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Fake Anarchist Jewish-led ANTIFA

Antifaschistische Aktion

From Wikipedia, the free encyclopedia

Antifaschistische Aktion, Antifascistische Aktie, Antifascist Action or Antifascistisk Aktion — abbreviated as Antifa (German/Dutch/English) or AFA (Scandinavian) — is a far-left, extra-parliamentary, anti-fascist network in Germany, Netherlands, Sweden, Denmark, Norway, Australia, Canada, and the United States of America whose stated goal is to “smash fascism in all its forms”.[1] Some of its members are influenced by the theory of triple oppression, while others are influenced by liberation theology; its members oppose sexism, racism, and classism. The point of the organization is to exchange information and to coordinate activities between local groups.

The group’s activities have included handing out flyers, organizing demonstrations, direct action, and property destruction. They believe that physical aggression and violence are necessary to achieve their goals, due to the violence and aggression minority groups face at the hands of fascists and the far-right[citation needed]. In line with their ideology, and as a consequence of being constantly monitored by the police, the group has no central authority. This means it has a flat organization consisting of many independent groupings, without a board or leader. AFA works with other anti-racist groups all over Europe.[2][3] It is also described as a heterogeneous group which in the late 1930s and early 1940s was mostly made up of social democrats, communists, and progressive Christians following the collapse of Nazi government and civil society after World War Two.[4]

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Germany

The first German movement to call itself Antifaschistische Aktion was proclaimed by the German Communist Party (KPD) in their newspaper Rote Fahne in 1932 and held its first rally in Berlin on 10 July 1932, then capital of the Weimar Republic. During the early 1930s amidst rising tensions between Nazis and the communists, Berlin in particular has been the site of regular and often very violent clashes between the two groups. In May 1932, the communist paramilitary organisation Rotfrontkämpferbund had been banned and, following a skirmish between Nazi and communist members in the parliament, the Antifaschistische Aktion was founded to ensure that the communists had still a militant wing to rival the paramilitary organisations of the Nazis. After the forced dissolution in the wake of the Machtergreifung in 1933, the movement was revived during the 1980s.[citation needed]

One of the biggest antifascist campaigns in Germany in recent years was the, ultimately successful, effort to block the annual Nazi-rallies in the east German city of Dresden in Saxony, which had grown into “Europe’s biggest gathering of Nazis”.[5]

In October 2016, the Antifa in Dresden campaigned on the occasion of the anniversary of the reunification of Germany on 3 October for “turning Unity celebrations into a disaster” („Einheitsfeierlichkeiten zum Desaster machen“), to protest this display of new German nationalism, whilst explicitly not ruling out the use of violence.[6]

Sweden

Antifascistisk Aktion (AFA) was founded in Sweden in 1993. Their Activity Guide advocates violence against neo-Nazis.[7] AFA members have admitted to arson by timed firebombs,[8] and have pleaded guilty to burning the Tråvad spinnery in 2005.[9] In January 2006, Swedish AFA members attacked the Norrköping immigration office and threatened officials.[10] In June 2006, AFA members broke windows of an estate of the Christian Democrats in Kalmar.[11] In October 2006, AFA members threatened to block a municipal council meeting in Gothenburg, because the Sweden Democrats had been elected to the council.[12]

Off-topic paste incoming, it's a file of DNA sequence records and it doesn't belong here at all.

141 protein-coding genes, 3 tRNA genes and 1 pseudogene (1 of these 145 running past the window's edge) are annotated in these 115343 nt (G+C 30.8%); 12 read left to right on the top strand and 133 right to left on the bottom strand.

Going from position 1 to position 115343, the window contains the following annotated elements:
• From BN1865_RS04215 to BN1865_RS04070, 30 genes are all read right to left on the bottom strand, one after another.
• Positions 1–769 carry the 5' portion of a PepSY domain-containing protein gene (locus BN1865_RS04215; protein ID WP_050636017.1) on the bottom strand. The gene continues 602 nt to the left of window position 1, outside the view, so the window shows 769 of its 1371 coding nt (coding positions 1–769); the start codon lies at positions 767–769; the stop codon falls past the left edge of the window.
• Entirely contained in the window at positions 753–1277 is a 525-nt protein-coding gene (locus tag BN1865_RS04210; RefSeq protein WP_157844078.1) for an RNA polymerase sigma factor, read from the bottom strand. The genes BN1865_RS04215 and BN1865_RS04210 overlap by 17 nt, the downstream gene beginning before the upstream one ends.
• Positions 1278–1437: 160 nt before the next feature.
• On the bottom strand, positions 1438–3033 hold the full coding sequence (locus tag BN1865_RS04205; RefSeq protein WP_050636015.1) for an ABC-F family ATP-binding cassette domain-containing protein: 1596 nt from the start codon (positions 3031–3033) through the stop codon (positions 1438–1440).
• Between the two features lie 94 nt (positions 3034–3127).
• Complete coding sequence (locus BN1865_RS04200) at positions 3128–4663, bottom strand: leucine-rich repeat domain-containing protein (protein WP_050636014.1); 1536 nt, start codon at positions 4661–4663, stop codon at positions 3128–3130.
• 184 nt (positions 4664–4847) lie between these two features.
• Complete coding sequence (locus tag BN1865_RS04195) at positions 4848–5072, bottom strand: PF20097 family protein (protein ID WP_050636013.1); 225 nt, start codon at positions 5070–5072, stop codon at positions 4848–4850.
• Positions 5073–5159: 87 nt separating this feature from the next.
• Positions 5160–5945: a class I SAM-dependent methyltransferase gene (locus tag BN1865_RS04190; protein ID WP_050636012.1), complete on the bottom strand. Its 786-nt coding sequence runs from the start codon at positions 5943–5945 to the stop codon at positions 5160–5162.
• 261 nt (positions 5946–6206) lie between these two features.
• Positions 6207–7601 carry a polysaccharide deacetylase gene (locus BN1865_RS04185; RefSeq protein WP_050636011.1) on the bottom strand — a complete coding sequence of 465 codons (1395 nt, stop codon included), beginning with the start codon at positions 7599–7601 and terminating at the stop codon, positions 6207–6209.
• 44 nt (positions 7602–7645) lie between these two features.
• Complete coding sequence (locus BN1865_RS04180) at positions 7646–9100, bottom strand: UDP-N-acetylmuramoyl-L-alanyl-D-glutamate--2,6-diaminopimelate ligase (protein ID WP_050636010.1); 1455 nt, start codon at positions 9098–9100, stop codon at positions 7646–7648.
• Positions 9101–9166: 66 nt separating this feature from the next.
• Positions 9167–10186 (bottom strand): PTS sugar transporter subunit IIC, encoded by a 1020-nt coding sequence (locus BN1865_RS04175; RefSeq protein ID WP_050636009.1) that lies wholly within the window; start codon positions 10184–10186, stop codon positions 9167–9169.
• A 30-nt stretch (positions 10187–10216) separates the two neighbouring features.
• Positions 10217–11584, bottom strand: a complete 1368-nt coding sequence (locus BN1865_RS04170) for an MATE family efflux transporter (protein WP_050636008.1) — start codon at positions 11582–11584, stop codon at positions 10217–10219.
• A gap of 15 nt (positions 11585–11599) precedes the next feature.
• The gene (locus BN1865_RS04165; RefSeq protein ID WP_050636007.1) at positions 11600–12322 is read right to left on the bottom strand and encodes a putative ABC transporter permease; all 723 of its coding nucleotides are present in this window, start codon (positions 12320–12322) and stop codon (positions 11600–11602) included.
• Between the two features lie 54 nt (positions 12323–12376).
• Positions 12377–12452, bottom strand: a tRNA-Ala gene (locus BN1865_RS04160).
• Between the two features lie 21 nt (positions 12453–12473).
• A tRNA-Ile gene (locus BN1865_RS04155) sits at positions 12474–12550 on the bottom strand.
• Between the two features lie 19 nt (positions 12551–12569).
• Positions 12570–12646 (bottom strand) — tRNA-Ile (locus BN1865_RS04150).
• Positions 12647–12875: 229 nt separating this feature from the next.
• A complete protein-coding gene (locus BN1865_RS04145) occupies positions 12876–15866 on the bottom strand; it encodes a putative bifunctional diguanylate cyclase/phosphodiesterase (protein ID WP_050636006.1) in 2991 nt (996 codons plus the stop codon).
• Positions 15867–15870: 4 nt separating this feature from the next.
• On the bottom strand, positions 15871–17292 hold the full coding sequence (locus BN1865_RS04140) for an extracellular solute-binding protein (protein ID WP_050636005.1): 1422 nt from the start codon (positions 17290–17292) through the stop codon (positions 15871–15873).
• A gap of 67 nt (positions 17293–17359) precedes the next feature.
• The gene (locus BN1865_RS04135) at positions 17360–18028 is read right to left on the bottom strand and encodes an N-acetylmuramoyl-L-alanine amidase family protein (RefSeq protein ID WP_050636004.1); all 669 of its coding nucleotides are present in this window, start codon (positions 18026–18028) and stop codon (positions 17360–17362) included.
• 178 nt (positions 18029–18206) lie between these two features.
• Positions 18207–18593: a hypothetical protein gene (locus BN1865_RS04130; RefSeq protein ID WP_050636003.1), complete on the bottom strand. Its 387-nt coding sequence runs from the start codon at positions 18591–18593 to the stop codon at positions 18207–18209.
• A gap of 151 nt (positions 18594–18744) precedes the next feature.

In July 2007, AFA members threatened and attacked an immigration judge in Gothenburg.[13] The judge’s front door was hit with an axe, and the house was vandalized with red spraypaint. Personal information about the judge and other judges was posted in the Internet.[14] On 7 March 2008, Säpo, the Swedish security police agency, reported that AFA or people using its symbols constantly threaten municipal and provincial elected council members.[15] In August 2008, AFA members spread announcements in Uppsala with the name and image of an opponent, encouraging people to attack him. For this, AFA promised to pay 500 Swedish kronor and a free “knogjärn” (knuckle duster).[16] In February 2009, AFA members attacked the National Democrats politician Vávra Suk.[17]

Criticism

Some in the media have called Swedish AFA left extremists.[18][19][20] An editorial in the tabloid newspaper Expressen argued that the label ‘anti-fascist’ was misleading, because the organization’s methods, such as stealing the subscriber list of the National Democrats newspaper, and threatening the subscribers are counterproductive and similar to methods used by fascists.[21]

United States

On day of the President Donald Trump‘s inauguration, protesters used black bloc tactics. Protesters deliberately causing damage were described as members of Antifa, however were generally lone individuals grouped together by loose radical left-wing ideology.[22] In April 2017, local members of Antifa protested against multiple Republican and alt-right speakers in Berkeley, California. Some protesters were also members of the militant left-wing group By Any Means Necessary (BAMN).[23]

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